“Effective leadership is putting first things first,” insisted Stephen Covey, author of The 7 Habits of Highly Effective People. “What you do has far greater impact than what you say.”
About 30 years ago, a group of teachers, youth ministers, coaches, and I wanted to empower teens in our states with collaborative leadership skills. There were different models that provided teens with leadership training, but we lacked a model that equipped organizations with sustainable tools that allowed teens to use their leadership skills.
I was on a mission to figure out how to empower adults with the tools they needed to encourage youth to be leaders without controlling or blocking their efforts.
Our leadership team hosted an annual leadership institute for teens. We invited youth throughout the Midwest to learn leadership tools and practice the skills in small group settings. Throughout the course of the week, teens learned how to:
- Create vision and mission statements.
- Practice communication skills.
- Make decisions using consensus strategies.
- Develop norms for leadership meetings.
- Design a meeting agenda.
- Plan goals aligned with their vision and mission.
Though I presented sessions on communication skills during the week-long training, my primary role was to be a mentor to a small group of teens. The youth teams used collaborative skills of planning and consensus to make decisions to complete leadership projects.
The roles of the small group mentors were less well-defined. We were instructed not to interfere with youth team planning. We were to be encouraging chaperones. Whenever I chimed in to ask a question during the teens’ discussions, they snapped, “It’s our role to do the planning.”
And they were right. Their role was to plan. My role as an adult mentor? I wasn’t so sure.
If adults do not have clearly defined roles when working with youth leadership teams, they will define the roles for themselves. Some adults become dictators; forcing their own agenda throughout the youth planning process. Some adults are primarily concerned about being their friends; often causing more disruptive discipline problems than the kids. It is not the fault of the adults when they try to control or entertain teens – it’s a program issue that lacks a clear role definition for participating adults.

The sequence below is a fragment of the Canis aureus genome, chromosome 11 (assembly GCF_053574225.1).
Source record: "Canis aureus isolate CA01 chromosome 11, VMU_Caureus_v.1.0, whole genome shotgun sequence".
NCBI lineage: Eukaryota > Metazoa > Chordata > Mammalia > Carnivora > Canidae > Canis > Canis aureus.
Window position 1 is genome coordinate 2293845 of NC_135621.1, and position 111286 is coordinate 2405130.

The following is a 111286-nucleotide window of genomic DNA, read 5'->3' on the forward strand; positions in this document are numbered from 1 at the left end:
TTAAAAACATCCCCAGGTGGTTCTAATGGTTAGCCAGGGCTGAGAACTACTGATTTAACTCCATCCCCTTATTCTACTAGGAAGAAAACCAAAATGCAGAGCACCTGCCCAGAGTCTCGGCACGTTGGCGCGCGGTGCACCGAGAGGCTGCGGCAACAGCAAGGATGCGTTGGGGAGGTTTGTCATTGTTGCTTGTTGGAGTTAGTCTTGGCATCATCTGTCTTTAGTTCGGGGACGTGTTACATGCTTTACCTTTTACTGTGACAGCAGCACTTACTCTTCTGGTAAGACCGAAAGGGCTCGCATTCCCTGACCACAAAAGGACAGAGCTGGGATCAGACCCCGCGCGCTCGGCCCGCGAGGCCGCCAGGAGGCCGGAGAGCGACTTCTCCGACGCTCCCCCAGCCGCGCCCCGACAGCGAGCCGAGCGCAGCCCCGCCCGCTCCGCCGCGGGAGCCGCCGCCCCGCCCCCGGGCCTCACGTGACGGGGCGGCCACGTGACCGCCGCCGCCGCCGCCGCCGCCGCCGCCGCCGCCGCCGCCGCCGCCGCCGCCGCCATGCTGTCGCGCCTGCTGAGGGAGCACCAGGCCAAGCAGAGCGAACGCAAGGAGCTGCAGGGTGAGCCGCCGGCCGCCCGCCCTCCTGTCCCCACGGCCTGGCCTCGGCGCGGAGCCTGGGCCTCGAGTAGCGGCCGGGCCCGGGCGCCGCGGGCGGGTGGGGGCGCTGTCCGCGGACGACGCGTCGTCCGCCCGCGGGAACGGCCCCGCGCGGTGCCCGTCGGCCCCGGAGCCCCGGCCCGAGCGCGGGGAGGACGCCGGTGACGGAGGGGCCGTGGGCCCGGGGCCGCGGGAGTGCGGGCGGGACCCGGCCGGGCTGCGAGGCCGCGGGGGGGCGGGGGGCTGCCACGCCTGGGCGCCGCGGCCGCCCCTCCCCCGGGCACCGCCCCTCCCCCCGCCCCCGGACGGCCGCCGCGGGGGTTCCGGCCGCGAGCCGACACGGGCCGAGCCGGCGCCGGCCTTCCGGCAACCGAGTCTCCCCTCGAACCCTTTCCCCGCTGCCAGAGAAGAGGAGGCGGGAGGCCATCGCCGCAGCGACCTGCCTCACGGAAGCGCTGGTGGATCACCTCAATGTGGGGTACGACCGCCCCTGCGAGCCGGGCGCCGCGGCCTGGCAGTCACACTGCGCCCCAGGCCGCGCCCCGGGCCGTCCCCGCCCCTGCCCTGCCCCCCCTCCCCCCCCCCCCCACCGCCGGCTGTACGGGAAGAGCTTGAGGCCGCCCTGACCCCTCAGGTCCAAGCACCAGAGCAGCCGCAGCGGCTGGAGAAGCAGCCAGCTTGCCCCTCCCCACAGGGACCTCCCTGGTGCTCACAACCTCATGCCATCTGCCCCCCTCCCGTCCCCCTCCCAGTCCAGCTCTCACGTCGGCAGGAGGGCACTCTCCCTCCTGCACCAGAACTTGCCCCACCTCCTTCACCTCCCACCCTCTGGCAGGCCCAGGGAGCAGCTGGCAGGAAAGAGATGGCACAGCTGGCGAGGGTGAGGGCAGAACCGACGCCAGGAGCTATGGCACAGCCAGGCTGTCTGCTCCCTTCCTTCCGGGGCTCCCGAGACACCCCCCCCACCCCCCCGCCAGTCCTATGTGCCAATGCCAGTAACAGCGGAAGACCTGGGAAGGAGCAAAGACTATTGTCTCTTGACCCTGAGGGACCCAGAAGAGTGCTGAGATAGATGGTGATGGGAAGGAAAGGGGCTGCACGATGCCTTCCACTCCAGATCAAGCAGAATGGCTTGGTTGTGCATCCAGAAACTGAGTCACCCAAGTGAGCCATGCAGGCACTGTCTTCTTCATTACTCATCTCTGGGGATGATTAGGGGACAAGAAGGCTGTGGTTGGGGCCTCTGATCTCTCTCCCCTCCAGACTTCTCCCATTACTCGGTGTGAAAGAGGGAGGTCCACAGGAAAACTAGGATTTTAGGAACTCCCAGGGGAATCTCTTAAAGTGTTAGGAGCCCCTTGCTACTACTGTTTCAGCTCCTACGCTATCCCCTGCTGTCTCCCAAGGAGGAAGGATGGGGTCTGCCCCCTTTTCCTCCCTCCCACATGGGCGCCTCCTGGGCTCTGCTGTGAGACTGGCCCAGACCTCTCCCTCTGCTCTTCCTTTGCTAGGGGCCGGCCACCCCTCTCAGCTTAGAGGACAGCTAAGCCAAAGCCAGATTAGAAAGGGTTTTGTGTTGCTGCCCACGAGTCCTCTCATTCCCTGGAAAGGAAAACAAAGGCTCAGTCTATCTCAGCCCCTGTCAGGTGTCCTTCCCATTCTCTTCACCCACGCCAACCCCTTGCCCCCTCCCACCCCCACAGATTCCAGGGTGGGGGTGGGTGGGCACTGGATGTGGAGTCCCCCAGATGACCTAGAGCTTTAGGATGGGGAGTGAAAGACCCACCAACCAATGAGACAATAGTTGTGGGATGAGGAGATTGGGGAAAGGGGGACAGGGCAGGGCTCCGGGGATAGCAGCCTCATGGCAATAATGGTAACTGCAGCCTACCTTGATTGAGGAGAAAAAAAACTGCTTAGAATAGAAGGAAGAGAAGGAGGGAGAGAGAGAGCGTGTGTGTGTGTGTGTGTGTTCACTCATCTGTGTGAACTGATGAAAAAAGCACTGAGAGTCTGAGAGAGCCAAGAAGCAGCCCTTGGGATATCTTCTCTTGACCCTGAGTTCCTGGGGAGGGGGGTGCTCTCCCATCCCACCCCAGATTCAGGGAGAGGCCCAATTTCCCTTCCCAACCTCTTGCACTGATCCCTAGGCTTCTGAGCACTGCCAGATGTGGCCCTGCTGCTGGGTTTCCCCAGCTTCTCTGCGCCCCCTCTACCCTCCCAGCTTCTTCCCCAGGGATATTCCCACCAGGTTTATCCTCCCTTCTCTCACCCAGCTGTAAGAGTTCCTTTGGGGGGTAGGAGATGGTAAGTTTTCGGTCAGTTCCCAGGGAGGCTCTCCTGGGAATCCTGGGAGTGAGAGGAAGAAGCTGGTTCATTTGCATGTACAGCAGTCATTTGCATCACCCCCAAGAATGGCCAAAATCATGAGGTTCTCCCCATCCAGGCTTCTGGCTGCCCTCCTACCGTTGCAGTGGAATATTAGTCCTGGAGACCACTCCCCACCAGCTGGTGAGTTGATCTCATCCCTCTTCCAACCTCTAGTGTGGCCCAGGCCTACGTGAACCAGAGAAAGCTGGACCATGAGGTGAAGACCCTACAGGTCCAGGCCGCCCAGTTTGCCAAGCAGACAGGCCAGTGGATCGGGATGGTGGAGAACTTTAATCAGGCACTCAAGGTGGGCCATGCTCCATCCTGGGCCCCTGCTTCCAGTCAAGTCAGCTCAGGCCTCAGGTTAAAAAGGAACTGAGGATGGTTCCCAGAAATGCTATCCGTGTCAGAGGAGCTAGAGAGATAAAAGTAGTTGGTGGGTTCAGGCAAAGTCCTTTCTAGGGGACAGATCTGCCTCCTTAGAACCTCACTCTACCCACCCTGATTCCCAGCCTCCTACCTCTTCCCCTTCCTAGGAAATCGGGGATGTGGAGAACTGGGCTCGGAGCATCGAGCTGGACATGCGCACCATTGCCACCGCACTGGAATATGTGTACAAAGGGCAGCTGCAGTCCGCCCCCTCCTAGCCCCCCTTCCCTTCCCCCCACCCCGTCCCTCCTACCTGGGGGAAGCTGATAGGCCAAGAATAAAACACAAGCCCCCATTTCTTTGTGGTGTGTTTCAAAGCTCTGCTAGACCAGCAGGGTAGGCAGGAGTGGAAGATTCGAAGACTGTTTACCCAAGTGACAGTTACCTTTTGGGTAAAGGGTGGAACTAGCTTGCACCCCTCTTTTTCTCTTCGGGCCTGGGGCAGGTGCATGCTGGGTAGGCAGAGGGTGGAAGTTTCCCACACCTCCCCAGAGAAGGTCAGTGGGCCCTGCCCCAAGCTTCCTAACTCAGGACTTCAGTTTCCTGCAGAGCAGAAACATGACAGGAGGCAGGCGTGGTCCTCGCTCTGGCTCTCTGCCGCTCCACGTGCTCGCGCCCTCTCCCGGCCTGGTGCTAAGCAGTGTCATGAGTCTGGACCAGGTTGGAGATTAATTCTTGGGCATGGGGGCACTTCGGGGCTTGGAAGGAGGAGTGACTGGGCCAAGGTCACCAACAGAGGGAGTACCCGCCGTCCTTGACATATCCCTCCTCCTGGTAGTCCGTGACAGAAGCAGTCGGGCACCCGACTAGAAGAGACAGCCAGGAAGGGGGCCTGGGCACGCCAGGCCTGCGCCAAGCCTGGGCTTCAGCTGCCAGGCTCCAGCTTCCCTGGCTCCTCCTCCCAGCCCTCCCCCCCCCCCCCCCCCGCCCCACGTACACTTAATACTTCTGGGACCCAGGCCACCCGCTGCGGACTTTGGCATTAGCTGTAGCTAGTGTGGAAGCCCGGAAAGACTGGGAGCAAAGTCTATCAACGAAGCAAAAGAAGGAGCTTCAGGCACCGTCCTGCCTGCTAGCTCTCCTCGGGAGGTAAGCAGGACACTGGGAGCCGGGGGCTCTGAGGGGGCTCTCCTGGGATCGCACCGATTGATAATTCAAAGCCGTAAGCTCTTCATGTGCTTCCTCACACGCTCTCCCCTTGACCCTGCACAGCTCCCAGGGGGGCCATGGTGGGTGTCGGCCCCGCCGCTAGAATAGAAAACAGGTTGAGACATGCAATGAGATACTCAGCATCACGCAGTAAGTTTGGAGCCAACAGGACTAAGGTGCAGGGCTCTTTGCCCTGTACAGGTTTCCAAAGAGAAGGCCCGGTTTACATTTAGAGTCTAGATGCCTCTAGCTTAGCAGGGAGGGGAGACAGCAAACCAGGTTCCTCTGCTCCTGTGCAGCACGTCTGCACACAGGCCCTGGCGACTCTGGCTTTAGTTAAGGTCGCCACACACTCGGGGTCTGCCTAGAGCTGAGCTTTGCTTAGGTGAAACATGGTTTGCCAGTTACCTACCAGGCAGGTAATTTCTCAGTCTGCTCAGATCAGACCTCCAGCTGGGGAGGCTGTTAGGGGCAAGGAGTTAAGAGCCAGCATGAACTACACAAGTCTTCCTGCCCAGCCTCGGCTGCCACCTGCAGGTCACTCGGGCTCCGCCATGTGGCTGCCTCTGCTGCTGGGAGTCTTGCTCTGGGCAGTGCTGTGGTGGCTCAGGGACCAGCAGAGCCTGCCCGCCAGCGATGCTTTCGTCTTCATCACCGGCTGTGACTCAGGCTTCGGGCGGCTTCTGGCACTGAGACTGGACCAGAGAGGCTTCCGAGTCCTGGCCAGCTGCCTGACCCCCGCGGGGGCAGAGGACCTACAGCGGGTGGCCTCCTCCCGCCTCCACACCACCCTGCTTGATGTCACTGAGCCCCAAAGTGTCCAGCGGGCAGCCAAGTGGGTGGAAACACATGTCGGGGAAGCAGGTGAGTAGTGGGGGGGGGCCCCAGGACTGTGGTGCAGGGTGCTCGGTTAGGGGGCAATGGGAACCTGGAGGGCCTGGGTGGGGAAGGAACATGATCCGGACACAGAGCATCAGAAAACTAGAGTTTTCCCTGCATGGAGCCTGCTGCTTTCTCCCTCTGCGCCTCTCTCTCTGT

One day, I figured out my role with the youth leadership team while they argued about a project decision. Three of the teens shouted at one another as they defended their opinions about the direction of the project. The others shut down and refused to participate in the discussion.
“Let’s go back to our group norms,” I said. “What can we do to think win-win?”
“No disrespect intended, Julie, but you’re not supposed to tell us what to do,” interrupted Elizabeth. “It’s our job to plan.”
“They told us you’re not supposed to talk because you’re not a member of our group,” Andy added.
I decided it was time to add a rule of my own to the small group planning process.
“All of us in this room have very important roles on this leadership team,” I answered. “Your role is to plan.”